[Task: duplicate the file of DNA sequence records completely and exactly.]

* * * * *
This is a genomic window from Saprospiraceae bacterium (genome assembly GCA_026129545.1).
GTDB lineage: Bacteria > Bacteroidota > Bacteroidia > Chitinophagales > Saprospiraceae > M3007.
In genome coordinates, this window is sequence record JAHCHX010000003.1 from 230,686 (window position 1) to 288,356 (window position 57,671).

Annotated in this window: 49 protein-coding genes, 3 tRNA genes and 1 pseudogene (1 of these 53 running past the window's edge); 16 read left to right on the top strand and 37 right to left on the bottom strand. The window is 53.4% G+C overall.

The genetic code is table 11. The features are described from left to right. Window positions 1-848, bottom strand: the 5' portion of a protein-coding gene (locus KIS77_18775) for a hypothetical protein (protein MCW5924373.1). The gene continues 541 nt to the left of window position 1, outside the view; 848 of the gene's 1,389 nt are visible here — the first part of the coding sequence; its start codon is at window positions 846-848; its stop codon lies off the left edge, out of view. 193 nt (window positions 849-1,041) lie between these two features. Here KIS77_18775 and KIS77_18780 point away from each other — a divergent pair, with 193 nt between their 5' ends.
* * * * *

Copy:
This is a genomic window from Saprospiraceae bacterium (genome assembly GCA_026129545.1).
GTDB lineage: Bacteria > Bacteroidota > Bacteroidia > Chitinophagales > Saprospiraceae > M3007.
In genome coordinates, this window is sequence record JAHCHX010000003.1 from 230,686 (window position 1) to 288,356 (window position 57,671).

Annotated in this window: 49 protein-coding genes, 3 tRNA genes and 1 pseudogene (1 of these 53 running past the window's edge); 16 read left to right on the top strand and 37 right to left on the bottom strand. The window is 53.4% G+C overall.

The genetic code is table 11. The features are described from left to right. Window positions 1-848, bottom strand: the 5' portion of a protein-coding gene (locus KIS77_18775) for a hypothetical protein (protein MCW5924373.1). The gene continues 541 nt to the left of window position 1, outside the view; 848 of the gene's 1,389 nt are visible here — the first part of the coding sequence; its start codon is at window positions 846-848; its stop codon lies off the left edge, out of view. 193 nt (window positions 849-1,041) lie between these two features. Here KIS77_18775 and KIS77_18780 point away from each other — a divergent pair, with 193 nt between their 5' ends.